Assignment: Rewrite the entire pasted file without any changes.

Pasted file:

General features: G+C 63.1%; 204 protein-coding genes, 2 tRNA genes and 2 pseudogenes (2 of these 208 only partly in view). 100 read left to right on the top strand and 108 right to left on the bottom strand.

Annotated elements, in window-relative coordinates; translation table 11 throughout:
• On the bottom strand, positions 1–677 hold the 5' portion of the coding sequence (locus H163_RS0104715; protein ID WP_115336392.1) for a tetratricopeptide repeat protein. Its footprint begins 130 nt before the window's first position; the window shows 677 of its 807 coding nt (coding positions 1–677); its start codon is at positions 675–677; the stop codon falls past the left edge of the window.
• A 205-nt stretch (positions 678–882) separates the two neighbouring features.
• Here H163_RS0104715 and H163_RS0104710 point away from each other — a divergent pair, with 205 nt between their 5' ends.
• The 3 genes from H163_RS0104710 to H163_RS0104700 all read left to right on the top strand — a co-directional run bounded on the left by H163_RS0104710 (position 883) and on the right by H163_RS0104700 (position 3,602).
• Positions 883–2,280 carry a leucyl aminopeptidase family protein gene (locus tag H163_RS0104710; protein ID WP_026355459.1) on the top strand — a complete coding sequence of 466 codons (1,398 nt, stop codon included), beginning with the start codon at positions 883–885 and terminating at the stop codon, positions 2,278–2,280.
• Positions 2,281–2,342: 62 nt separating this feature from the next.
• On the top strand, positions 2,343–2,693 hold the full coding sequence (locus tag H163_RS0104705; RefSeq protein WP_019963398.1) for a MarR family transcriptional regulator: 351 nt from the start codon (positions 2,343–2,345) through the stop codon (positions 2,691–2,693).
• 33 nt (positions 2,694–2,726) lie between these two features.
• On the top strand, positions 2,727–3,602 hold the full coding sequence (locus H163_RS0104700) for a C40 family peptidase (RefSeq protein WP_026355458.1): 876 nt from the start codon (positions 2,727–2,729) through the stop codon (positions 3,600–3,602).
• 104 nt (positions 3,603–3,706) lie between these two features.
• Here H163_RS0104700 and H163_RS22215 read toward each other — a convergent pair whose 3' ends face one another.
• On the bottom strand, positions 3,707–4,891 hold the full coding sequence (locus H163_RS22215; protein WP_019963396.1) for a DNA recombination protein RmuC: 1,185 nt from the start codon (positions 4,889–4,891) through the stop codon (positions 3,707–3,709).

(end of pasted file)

General features: G+C 63.1%; 204 protein-coding genes, 2 tRNA genes and 2 pseudogenes (2 of these 208 only partly in view). 100 read left to right on the top strand and 108 right to left on the bottom strand.

Annotated elements, in window-relative coordinates; translation table 11 throughout:
• On the bottom strand, positions 1–677 hold the 5' portion of the coding sequence (locus H163_RS0104715; protein ID WP_115336392.1) for a tetratricopeptide repeat protein. Its footprint begins 130 nt before the window's first position; the window shows 677 of its 807 coding nt (coding positions 1–677); its start codon is at positions 675–677; the stop codon falls past the left edge of the window.
• A 205-nt stretch (positions 678–882) separates the two neighbouring features.
• Here H163_RS0104715 and H163_RS0104710 point away from each other — a divergent pair, with 205 nt between their 5' ends.
• The 3 genes from H163_RS0104710 to H163_RS0104700 all read left to right on the top strand — a co-directional run bounded on the left by H163_RS0104710 (position 883) and on the right by H163_RS0104700 (position 3,602).
• Positions 883–2,280 carry a leucyl aminopeptidase family protein gene (locus tag H163_RS0104710; protein ID WP_026355459.1) on the top strand — a complete coding sequence of 466 codons (1,398 nt, stop codon included), beginning with the start codon at positions 883–885 and terminating at the stop codon, positions 2,278–2,280.
• Positions 2,281–2,342: 62 nt separating this feature from the next.
• On the top strand, positions 2,343–2,693 hold the full coding sequence (locus tag H163_RS0104705; RefSeq protein WP_019963398.1) for a MarR family transcriptional regulator: 351 nt from the start codon (positions 2,343–2,345) through the stop codon (positions 2,691–2,693).
• 33 nt (positions 2,694–2,726) lie between these two features.
• On the top strand, positions 2,727–3,602 hold the full coding sequence (locus H163_RS0104700) for a C40 family peptidase (RefSeq protein WP_026355458.1): 876 nt from the start codon (positions 2,727–2,729) through the stop codon (positions 3,600–3,602).
• 104 nt (positions 3,603–3,706) lie between these two features.
• Here H163_RS0104700 and H163_RS22215 read toward each other — a convergent pair whose 3' ends face one another.
• On the bottom strand, positions 3,707–4,891 hold the full coding sequence (locus H163_RS22215; protein WP_019963396.1) for a DNA recombination protein RmuC: 1,185 nt from the start codon (positions 4,889–4,891) through the stop codon (positions 3,707–3,709).